Party spending promises ‘should be checked independently’

30 Mar 15

The Institute for Government has called for independent scrutiny of political party spending pledges ahead of general elections to ensure that future coalition negotiations take place on a sound evidence base.

In its analysis of the five-year coalition government, published on the day parliament is dissolved, the think-tank said long-established two-party rule of UK politics had changed, and there was a need to ‘rewrite the political rulebook’.

Lessons from the coalition government included the need to create a system to assess and cost party policy plans before elections, which could be done by the Office for Budget Responsibility.

This would ensure that future negotiations around coalition agreements would be based on independent assessment of plans, IfG fellow Akash Paun said. The trend towards pluralism in the British party system was well established and hung parliaments would probably become more frequent, he added.

‘The British political system will have to adapt in various ways over the coming years, no matter what the result in 2015.’

Other recommendations in today’s Westminster in an age of minorities report included a call for the civil service to spend more time learning about the policies and priorities of the minor parties. In particular, the process of ‘pre-election contacts’ between opposition frontbenchers and departmental permanent secretaries should be expanded to minor parties, which would also improve pre-election negotiations.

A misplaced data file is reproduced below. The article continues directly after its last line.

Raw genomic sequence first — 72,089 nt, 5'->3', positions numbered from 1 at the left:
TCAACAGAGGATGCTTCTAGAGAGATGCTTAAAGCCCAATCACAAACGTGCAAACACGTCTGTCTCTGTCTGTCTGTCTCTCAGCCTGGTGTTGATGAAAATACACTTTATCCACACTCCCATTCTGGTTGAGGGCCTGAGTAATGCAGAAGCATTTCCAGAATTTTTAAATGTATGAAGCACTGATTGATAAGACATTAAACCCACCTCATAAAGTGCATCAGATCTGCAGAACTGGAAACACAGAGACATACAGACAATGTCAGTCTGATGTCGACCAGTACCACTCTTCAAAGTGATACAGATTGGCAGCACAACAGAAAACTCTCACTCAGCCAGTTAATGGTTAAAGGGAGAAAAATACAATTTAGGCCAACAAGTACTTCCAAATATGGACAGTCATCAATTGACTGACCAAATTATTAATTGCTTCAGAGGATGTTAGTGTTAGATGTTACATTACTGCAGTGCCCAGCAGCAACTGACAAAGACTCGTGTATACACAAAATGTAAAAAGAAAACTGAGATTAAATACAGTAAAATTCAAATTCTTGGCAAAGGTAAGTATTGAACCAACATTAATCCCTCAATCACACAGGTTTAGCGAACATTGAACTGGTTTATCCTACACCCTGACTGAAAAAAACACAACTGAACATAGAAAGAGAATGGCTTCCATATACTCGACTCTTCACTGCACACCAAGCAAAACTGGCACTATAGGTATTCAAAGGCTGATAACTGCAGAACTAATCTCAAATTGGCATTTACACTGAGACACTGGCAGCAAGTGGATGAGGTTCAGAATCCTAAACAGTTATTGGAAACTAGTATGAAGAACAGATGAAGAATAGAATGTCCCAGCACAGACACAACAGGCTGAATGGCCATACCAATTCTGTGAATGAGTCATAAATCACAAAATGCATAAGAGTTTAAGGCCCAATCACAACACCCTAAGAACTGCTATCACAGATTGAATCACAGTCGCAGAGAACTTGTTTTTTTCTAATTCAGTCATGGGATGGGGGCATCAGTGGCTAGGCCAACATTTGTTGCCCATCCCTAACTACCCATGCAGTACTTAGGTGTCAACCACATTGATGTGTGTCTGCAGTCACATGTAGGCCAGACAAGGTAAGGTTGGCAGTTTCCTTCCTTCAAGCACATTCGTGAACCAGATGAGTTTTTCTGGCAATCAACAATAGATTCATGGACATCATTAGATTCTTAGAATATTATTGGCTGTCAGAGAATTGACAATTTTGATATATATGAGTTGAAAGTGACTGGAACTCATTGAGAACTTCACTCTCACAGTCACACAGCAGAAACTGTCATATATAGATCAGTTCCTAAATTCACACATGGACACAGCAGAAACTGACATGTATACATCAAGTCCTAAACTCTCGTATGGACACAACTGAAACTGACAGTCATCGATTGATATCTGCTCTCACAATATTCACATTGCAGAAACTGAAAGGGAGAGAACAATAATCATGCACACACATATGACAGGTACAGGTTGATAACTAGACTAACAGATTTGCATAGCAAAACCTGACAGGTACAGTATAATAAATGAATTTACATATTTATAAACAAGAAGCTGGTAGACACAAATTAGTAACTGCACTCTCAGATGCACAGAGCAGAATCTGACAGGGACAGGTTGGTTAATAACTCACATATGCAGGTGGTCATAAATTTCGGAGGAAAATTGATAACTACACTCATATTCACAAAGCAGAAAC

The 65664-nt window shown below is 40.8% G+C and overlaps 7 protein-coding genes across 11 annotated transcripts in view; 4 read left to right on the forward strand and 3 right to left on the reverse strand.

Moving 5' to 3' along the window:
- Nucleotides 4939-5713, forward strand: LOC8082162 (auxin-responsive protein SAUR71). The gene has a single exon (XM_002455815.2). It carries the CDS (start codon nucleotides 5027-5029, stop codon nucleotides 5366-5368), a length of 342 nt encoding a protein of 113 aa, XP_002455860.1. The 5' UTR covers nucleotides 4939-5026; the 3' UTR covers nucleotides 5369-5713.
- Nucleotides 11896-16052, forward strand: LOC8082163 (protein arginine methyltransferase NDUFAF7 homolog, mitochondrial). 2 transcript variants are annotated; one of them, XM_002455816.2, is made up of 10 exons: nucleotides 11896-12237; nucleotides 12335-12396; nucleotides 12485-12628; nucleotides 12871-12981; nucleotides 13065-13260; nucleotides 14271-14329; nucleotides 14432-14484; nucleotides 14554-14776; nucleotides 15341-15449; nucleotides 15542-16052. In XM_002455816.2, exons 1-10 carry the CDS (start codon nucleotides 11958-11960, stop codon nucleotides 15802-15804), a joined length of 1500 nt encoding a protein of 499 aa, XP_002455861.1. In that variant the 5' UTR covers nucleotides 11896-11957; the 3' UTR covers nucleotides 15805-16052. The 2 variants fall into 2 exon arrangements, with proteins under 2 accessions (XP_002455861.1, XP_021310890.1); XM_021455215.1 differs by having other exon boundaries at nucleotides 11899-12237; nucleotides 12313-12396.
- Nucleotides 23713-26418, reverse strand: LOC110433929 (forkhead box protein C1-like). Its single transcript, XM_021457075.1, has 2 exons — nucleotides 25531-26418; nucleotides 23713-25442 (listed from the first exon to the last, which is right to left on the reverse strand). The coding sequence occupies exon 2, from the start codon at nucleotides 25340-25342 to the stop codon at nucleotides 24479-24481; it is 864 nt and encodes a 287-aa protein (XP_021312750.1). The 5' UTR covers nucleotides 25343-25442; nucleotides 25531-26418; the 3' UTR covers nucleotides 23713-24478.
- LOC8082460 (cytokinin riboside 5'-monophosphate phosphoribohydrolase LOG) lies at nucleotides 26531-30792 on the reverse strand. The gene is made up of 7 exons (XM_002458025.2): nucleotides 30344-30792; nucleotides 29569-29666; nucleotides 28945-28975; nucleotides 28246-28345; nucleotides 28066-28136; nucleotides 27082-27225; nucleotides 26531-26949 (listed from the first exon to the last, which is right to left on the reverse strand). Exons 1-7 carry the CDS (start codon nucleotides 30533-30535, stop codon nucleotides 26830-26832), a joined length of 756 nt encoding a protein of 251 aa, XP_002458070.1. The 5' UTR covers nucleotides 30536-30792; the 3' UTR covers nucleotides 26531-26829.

In coalition negotiations held after an election, more thought should be given to the machinery, processes and principles underpinning any agreement.

Parties should be more open to using civil service expertise to inform policies agreed during negotiations, while coalition agreements themselves should include provisions for a mid-term review.

The rules around transitions following elections should also be clarified to ensure a more informed public debate around the formation of a new government, the IfG said. This should include the House of Commons introducing new provisions to make its first business after an election an explicit vote on who should become Prime Minister, rather than the formation of a government being based on passage of the Queen’s Speech.

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